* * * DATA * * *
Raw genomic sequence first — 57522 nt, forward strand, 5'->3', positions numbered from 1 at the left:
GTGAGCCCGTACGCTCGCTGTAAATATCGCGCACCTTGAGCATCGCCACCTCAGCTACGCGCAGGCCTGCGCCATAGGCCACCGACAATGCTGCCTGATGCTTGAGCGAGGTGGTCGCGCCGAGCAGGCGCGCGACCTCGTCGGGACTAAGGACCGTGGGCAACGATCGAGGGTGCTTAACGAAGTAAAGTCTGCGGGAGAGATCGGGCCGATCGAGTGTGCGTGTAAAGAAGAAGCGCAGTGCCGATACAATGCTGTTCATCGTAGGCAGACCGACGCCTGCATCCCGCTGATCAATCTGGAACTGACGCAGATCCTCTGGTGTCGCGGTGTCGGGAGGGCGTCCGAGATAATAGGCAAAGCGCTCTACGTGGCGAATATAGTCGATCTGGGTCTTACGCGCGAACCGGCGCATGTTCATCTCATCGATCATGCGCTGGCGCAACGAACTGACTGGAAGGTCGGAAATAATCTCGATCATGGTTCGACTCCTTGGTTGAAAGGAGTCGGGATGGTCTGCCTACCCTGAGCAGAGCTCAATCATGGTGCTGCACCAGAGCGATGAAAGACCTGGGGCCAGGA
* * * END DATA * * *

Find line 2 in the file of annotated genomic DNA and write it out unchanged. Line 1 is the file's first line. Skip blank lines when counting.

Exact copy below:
GTGAGCCCGTACGCTCGCTGTAAATATCGCGCACCTTGAGCATCGCCACCTCAGCTACGCGCAGGCCTGCGCCATAGGCCACCGACAATGCTGCCTGATGCTTGAGCGAGGTGGTCGCGCCGAGCAGGCGCGCGACCTCGTCGGGACTAAGGACCGTGGGCAACGATCGAGGGTGCTTAACGAAGTAAAGTCTGCGGGAGAGATCGGGCCGATCGAGTGTGCGTGTAAAGAAGAAGCGCAGTGCCGATACAATGCTGTTCATCGTAGGCAGACCGACGCCTGCATCCCGCTGATCAATCTGGAACTGACGCAGATCCTCTGGTGTCGCGGTGTCGGGAGGGCGTCCGAGATAATAGGCAAAGCGCTCTACGTGGCGAATATAGTCGATCTGGGTCTTACGCGCGAACCGGCGCATGTTCATCTCATCGATCATGCGCTGGCGCAACGAACTGACTGGAAGGTCGGAAATAATCTCGATCATGGTTCGACTCCTTGGTTGAAAGGAGTCGGGATGGTCTGCCTACCCTGAGCAGAGCTCAATCATGGTGCTGCACCAGAGCGATGAAAGACCTGGGGCCAGGA